There is one very good reason why every person should donate to the Children’s Resiliency Project (CRP). All the work done to solve the AIDS problem has done nothing to solve the orphan problem it caused. AIDS and orphans are two entirely different problems and require two completely different solutions.
All the hype associated with the prevention, treatment and cure of AIDS (which is completely understandable) has overshadowed the stark reality of the plight of orphans. When a cure is finally found for the disease we will still be left with millions of children who have no parents and in most cases no place to go. Unfortunately, solving the AIDS riddle does nothing to eliminate the orphan tragedy.
If the orphan problem were a disease, it would actually be easier to address but there is no injection to make this problem go away. Walk-in clinics are not designed to meet this kind of need or the demand. The only useful treatment for orphans is tender loving care and they need it 24/7.
There is a substantial supply of funds and thousands of professionals already working in unison to discover and dispense cures for all kinds of diseases. The infrastructure to meet the needs of orphans, however, barely exists.
The work to find a cure for AIDS is winding down. The work needed to meet the needs of orphans has hardly gotten started.
Both problems require an enormous effort to solve. One has gotten a lot of attention. The other has gotten mostly lip service. The disparity between the investments made to solve these two problems is embarrassing.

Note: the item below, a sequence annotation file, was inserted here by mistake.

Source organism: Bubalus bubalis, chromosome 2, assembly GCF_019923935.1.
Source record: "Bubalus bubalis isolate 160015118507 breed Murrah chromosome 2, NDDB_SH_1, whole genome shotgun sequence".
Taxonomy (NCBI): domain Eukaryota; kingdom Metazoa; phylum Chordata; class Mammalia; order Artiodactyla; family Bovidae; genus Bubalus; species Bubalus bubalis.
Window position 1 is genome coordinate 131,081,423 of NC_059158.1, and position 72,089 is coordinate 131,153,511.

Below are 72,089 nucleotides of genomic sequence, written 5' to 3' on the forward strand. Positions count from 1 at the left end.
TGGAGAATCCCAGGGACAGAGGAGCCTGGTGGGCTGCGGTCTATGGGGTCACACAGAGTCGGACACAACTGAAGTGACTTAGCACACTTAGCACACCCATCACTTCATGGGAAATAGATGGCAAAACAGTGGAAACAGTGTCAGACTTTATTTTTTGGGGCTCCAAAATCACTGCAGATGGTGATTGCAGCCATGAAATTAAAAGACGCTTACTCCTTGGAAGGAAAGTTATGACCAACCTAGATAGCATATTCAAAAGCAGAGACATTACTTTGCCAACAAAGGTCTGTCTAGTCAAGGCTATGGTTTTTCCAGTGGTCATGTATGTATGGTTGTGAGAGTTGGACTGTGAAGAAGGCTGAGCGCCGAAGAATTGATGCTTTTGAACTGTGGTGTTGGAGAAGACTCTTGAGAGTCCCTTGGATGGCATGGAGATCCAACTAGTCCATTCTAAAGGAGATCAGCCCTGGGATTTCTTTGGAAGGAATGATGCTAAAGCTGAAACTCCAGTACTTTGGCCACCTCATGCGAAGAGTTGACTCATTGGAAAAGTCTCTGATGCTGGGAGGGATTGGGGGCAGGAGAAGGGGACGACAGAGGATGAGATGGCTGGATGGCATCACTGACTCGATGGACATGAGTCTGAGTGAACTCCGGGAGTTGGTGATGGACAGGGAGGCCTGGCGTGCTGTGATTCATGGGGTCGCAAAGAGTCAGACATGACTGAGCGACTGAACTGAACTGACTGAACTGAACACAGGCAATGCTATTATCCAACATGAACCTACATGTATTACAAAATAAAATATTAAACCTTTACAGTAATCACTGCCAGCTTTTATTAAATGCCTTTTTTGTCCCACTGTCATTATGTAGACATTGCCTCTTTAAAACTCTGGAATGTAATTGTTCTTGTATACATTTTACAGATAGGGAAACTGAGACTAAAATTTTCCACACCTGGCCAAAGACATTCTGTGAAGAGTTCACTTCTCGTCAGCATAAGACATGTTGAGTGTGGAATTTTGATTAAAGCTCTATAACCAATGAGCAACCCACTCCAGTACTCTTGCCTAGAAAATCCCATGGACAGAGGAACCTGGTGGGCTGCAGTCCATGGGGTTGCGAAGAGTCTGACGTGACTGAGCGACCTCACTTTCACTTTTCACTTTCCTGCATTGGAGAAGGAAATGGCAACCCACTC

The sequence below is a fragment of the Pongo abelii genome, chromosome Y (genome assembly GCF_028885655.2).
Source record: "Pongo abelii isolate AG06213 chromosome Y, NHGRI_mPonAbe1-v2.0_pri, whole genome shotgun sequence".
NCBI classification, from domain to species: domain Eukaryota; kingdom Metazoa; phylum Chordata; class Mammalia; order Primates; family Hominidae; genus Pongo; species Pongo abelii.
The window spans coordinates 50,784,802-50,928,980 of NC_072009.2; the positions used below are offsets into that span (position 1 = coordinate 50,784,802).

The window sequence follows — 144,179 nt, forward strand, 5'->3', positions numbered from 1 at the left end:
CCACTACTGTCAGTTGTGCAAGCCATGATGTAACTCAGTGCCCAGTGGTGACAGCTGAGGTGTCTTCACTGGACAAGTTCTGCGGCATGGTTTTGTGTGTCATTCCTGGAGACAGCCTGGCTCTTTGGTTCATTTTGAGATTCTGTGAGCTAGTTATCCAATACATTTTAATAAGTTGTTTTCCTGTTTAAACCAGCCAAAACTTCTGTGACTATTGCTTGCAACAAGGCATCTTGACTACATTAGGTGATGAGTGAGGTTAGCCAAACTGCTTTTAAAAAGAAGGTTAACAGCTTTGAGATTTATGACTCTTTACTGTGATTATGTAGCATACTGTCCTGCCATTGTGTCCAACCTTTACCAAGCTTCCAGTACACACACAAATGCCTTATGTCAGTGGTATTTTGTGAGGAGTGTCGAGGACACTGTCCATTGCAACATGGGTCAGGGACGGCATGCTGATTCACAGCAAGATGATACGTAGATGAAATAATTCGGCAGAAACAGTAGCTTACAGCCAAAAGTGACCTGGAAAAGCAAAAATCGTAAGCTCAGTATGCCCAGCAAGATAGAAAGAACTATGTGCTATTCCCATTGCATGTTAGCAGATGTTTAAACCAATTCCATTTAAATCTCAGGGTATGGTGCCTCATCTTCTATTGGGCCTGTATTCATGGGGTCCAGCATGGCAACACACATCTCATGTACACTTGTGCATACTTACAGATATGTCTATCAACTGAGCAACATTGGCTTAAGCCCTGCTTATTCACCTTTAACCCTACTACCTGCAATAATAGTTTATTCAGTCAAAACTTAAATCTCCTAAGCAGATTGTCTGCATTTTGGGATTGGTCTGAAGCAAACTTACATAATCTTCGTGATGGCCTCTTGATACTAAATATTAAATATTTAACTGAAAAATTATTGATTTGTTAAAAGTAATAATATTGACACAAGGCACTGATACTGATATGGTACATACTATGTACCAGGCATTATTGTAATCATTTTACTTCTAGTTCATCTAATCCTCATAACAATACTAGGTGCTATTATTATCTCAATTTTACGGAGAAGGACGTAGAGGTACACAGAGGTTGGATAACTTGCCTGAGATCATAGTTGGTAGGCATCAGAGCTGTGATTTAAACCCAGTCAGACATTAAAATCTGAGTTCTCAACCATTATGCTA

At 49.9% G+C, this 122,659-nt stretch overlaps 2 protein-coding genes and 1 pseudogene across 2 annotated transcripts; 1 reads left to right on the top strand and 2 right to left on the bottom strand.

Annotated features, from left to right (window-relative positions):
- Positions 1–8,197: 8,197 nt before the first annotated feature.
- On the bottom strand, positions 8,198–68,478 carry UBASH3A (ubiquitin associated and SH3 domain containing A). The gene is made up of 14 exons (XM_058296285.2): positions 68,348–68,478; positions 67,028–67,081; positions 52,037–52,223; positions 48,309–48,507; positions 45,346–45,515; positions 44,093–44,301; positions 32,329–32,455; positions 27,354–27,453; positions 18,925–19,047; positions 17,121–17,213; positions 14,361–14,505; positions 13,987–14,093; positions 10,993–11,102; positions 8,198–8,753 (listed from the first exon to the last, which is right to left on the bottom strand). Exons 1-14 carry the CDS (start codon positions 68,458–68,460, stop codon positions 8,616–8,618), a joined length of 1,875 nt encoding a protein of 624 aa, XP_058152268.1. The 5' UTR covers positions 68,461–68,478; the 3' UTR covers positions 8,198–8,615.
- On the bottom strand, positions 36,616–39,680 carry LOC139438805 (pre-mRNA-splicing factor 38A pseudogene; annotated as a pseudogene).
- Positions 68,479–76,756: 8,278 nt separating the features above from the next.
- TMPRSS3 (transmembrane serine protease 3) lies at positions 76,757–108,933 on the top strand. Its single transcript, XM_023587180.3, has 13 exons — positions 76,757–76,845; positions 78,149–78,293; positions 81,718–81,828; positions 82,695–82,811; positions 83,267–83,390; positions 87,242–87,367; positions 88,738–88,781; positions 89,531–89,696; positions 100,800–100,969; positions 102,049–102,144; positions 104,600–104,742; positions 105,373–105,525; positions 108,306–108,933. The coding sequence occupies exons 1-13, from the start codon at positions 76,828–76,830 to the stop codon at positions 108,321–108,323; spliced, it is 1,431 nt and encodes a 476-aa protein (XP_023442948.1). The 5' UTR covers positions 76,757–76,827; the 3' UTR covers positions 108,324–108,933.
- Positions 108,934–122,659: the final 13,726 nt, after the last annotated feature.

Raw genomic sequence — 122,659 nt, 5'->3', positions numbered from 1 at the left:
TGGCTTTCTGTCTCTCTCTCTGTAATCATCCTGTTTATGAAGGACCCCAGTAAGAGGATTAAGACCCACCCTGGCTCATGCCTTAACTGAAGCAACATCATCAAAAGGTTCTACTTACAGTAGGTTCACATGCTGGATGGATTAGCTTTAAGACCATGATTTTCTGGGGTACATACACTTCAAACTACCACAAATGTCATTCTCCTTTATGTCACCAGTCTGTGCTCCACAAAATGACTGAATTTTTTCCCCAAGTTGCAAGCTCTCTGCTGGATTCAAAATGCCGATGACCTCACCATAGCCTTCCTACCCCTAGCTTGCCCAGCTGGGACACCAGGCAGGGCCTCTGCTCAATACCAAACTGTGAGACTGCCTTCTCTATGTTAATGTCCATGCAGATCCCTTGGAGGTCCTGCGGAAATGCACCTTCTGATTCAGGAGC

And, to make things worse, while the devastation of AIDS (to those who contract it) is being diminished, the orphan problem is only getting worse.
UNICEF estimates the number of orphans in Sub-Saharan Africa will reach 20 million by 2010 (up from 11 million in 2001) and that is only the number orphaned by AIDS. The actual number of orphans is considerably higher at more than twice that.
The “20 million” number counts for as much as 25% of the childhood population in some of these countries and it represents 90% of all AIDS affected orphans in the entire world. But we don’t see this for what it really is, an entirely separate problem. We have made a lot of progress in treating AIDS. We have done very little to address the orphan issue.
CRP is not addressing the disease and probably never will (it would be overkill if it did) but it is addressing the outcome of the AIDS problem, which according to statistics, has become bigger than AIDS and is still growing.
Question: Will you be a part of the solution? If you have not donated time or resources to any specific orphan home or village then I would ask you in the name of the millions of orphans who desperately need you, to do something today, now.
If you would like to make a donation to CRP and I am encouraging you to do that, go here (South Africans must add a zero to the front of their postal code). If you would like to know more about CRP click here. If you would like to know what I am doing check out my last post (I am riding in a bike race with “CRP Orphan Village” plastered on the front and back of my jersey).
If you want to think about it before you donate, please remember this. When AIDS patients need medication they have dispensaries to rely on. When they need special care they go to clinics and hospitals. Orphans, however, take to the streets. They rely on traffic lights to appeal for a bit of pocket change and rubbish bins outside fast food restaurants for an occasional meal. Let’s do something about this. ThinAboutIt later? Do something now!
Please don’t keep the children waiting. They’re hungry!
BTW, Bob Graham, the founder of CRP, is a highly qualified man. He holds an earned PhD in education, has run a very successful basketball program at the high school level, which he used to develop underprivileged kids, and taught effectively for many years in a private school. He could be leading a normal life making very good money and wishing the best for all the orphans. Instead he is taking the problem head on and all he needs from us is support. It is a privilege to be able to help.